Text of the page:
thinking like a customer

thinking like a customer

Big Picture or Small Picture?

By on September 5, 2012

Customer 3D is big picture; product-centered is small picture. Great leadership—the kind that employees trust and respect—relies on broad understanding and balanced actions focused on a central purpose.

As filmmaker Ed Wood said, “Nobody will ever notice that. Filmmaking is not about the tiny details. It's about the big picture.”

He’s right, of course.  Big picture thinking simply means that the leaders are unifying the organization around a single focus. There will always be small picture problems that are encountered in every business. Customer-centered companies, however, resolve those problems with a longer view—a context provided by seeing the big picture through the lens of the customer. This perspective reminds the organization not to deviate from its larger plan and purpose. It’s a ‘macro’ approach that is focused on the “tomorrow” of the business and the future of what it will mean to your customers.

Customer-centering does not happen because of individual acts of good service. It takes an over-riding view that work has a purpose—that it means something to each employee because of the value they bring to their customers and the world. It’s the difference between asking “Am I allowed to do this?” vs. being empowered to recognize “The organization should be doing this.”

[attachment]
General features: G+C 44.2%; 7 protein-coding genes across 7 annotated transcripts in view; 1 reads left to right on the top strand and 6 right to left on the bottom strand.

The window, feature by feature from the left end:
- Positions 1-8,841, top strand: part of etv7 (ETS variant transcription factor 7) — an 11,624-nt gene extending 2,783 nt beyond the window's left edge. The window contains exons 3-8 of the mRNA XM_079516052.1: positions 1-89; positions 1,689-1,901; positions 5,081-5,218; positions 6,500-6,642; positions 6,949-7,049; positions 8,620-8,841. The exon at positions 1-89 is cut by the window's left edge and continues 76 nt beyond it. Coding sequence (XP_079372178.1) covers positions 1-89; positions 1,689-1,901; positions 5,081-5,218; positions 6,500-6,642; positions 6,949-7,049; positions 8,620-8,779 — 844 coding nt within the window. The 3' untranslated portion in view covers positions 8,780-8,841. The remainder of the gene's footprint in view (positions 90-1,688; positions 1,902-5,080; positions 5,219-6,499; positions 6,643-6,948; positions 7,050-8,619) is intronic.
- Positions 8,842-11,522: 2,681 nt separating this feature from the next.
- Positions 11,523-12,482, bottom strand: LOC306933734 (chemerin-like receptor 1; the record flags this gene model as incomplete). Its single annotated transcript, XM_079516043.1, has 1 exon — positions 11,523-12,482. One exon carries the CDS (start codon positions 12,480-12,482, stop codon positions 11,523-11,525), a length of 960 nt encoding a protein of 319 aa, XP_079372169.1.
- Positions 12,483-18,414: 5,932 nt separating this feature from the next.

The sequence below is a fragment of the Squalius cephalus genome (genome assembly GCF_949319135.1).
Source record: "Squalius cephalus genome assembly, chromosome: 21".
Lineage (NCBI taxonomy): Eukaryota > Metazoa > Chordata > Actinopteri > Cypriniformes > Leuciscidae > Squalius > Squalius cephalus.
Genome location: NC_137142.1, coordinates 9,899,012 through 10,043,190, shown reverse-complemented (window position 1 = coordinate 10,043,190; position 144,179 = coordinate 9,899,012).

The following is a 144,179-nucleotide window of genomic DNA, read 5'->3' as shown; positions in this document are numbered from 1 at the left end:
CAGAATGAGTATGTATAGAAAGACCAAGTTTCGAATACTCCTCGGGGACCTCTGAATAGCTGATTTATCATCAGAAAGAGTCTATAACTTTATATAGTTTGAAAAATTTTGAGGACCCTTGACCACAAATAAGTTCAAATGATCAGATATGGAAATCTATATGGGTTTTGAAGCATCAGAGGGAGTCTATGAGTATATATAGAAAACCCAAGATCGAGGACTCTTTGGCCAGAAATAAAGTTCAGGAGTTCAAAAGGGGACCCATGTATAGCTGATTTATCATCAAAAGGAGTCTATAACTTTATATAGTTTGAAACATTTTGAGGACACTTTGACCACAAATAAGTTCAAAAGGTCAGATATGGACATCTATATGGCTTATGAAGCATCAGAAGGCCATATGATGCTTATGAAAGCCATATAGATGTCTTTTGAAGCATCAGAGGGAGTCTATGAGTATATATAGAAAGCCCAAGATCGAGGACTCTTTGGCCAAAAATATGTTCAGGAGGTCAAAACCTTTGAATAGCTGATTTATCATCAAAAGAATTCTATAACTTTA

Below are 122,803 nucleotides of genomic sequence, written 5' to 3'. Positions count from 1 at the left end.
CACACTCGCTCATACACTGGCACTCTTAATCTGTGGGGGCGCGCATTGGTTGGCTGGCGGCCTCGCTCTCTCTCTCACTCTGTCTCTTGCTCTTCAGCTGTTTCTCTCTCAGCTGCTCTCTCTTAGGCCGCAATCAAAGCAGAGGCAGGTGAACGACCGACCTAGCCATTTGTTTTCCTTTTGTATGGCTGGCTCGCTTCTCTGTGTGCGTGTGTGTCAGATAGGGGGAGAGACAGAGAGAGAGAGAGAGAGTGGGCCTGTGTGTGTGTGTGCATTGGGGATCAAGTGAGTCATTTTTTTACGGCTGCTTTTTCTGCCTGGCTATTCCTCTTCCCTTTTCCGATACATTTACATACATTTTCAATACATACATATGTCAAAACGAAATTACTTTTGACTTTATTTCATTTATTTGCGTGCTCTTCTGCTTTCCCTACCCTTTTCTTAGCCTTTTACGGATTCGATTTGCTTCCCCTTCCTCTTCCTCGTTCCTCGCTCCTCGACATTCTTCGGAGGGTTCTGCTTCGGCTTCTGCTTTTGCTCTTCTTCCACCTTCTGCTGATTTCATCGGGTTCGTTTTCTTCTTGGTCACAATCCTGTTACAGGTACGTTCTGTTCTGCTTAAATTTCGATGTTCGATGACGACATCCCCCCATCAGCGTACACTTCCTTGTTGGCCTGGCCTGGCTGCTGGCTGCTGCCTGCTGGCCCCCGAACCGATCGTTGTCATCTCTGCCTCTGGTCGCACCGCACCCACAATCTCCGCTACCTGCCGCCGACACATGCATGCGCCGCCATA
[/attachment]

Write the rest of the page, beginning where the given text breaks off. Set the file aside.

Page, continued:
For organizations that have drifted too deeply into being product-centered, a big picture focus on customers will help the company reinvent its business model. We are all familiar with the regrets which could be put on our gravestones someday that we might have spent “too much time in the office.” The parallel regret that many businesses are developing is that they will look back at some point and realize that they spent too much time on their products and not enough on their customers.

With little, if any, investment involved, it is remarkable what looking at the big picture will do to balance the favorable outcomes for both you as the seller and your customers. Suddenly, as Aristotle wrote, “The whole is more than the sum of its parts.” Everyone is working for the same purpose.

Certainly, big picture thinking provides organizations with the best experience that the “picture” is changing over time. The behaviors of employees (executives and others) have a tremendously better probability of staying ahead of those changes by centering their actions and decisions on the biggest picture of all: customers.

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